For a cyclist, there is no worse feeling than dropping your chain in the heat of battle. This is worse than getting shot off the back of a paceline, and worse than realizing that you’ve blown through your aerobic threshold, that your lungs are about to explode and that your legs are flooding with lactic acid. There is nothing worse. Ask Andy Schleck in the 2010 Tour de France as he watched his lead evaporate because of a dropped chain. Because dropping your chain means having to stop, and in cycling, stopping is tantamount to… death.
These were the thoughts in my head, as disbelief, denial, frustration, anguish and then rage flashed through my brain in a millisecond. I had dropped my chain, straight through the gap between my chainring and the bottom bracket. I was pedaling air, the chain — no longer a mechanism for forward propulsion — hanging limp and devoid of life. Saying a prayer, I pressed the electronic button to shift the chain back up to the outer chainring — a desperate move that succeeds only one out of 10 times.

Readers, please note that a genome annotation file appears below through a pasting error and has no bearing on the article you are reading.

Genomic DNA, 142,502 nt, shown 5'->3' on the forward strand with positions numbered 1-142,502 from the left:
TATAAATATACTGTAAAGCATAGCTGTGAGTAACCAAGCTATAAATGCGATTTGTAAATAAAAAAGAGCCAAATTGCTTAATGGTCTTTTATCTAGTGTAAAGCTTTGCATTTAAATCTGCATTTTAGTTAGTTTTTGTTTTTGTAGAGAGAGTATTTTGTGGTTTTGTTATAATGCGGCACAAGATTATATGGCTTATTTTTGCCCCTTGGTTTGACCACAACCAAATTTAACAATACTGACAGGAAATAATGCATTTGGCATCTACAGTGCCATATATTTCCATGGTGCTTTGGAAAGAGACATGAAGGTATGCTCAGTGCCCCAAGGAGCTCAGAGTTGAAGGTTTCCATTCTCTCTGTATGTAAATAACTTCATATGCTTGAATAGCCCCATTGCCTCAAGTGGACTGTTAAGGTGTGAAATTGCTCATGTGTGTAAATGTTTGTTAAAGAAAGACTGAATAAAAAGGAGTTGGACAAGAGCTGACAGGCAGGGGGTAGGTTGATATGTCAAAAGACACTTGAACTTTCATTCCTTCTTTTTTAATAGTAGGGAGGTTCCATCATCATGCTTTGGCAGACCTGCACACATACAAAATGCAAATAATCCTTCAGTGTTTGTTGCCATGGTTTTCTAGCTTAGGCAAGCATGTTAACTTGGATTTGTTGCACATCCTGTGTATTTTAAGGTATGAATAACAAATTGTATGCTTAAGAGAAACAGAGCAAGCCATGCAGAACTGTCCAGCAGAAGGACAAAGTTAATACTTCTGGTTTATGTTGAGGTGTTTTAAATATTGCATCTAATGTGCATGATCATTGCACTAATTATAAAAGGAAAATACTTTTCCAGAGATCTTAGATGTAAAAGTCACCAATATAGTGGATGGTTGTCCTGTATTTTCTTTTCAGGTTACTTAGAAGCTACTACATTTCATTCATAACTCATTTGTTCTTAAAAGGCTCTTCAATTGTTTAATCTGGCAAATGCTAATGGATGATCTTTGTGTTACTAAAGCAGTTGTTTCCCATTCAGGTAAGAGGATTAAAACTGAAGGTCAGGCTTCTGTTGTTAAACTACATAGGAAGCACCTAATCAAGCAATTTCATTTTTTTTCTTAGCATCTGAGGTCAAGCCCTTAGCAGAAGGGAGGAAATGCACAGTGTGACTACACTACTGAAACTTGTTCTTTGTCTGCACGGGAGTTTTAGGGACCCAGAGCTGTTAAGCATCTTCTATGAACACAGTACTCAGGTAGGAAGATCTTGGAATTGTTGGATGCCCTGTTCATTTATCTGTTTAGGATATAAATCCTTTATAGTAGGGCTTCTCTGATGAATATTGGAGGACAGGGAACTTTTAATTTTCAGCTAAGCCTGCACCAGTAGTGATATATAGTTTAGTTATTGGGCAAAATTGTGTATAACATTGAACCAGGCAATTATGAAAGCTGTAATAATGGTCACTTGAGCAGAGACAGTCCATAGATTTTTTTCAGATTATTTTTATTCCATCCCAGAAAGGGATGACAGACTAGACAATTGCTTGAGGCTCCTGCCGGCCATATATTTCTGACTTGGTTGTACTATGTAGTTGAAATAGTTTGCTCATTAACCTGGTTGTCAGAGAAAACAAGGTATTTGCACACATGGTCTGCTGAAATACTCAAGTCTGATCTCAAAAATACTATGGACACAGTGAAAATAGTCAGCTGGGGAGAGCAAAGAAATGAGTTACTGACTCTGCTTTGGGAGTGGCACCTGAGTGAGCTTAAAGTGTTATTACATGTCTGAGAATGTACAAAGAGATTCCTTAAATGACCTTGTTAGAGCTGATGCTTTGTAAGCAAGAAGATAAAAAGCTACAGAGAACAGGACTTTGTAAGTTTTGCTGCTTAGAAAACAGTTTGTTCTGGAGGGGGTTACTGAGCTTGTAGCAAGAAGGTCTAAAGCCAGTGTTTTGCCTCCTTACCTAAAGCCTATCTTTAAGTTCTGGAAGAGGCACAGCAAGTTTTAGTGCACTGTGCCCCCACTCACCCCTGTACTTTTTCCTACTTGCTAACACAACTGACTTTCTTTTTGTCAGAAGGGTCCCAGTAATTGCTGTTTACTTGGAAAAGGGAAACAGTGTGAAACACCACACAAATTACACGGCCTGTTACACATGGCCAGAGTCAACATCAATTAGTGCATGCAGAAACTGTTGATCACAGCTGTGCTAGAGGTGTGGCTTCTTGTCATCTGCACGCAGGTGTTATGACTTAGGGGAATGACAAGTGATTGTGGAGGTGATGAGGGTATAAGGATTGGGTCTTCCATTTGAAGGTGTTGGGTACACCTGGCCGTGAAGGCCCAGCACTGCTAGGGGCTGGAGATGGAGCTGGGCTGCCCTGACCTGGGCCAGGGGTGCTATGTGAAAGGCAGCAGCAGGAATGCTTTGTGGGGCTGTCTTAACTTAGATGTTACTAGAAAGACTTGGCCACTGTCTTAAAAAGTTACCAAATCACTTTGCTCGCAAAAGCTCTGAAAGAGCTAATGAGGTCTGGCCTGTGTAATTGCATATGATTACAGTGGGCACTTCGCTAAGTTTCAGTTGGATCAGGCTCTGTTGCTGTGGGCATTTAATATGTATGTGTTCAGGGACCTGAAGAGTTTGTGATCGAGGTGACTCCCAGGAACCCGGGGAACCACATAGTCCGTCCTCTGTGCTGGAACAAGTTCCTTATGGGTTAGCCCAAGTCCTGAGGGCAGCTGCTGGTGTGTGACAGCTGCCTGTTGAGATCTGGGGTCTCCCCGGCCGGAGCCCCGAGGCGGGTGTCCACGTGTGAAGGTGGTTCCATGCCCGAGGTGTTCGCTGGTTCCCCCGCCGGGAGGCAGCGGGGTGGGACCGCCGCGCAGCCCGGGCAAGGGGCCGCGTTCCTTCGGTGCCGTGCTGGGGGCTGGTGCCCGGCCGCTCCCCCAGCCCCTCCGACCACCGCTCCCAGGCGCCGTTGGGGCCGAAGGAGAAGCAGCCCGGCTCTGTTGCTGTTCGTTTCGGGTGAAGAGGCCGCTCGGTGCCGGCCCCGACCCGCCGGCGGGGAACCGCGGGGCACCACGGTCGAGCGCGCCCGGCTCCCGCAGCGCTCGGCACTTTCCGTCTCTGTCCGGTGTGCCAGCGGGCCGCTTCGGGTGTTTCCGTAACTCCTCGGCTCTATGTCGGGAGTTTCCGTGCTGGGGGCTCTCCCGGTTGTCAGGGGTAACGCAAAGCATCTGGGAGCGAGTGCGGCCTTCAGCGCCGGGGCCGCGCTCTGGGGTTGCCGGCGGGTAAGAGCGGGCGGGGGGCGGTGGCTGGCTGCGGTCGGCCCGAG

And this time, the result was to send the chain up and over the outer chainring to become tangled in my crankset. Everything jammed. My back wheel began to lift as I started over the handlebars and hit the ground. That’s what it feels like to fall off your bike: one minute you’re upright, the next you’re not.
As I rolled to the ground, I saw my five teammates in the 2012 Tortour Laureus 2 Team — six-time Ironman champion Ronnie Schildknecht, European Duathalon champion Andy Sutz, 2012 Olympic mountain-bike silver-medalist Nino Schurter, champion mountain biker Marcel Bartholet, and my friend and CEO of race sponsor IWC, the incomparable Georges Kern — pound up the 20-percent incline, out of their saddles, bikes rocking from side to side, legs straining to overcome gravity fueled by their rage, their pride, their conviction as they shot straight up the incline to the finish line of the prologue.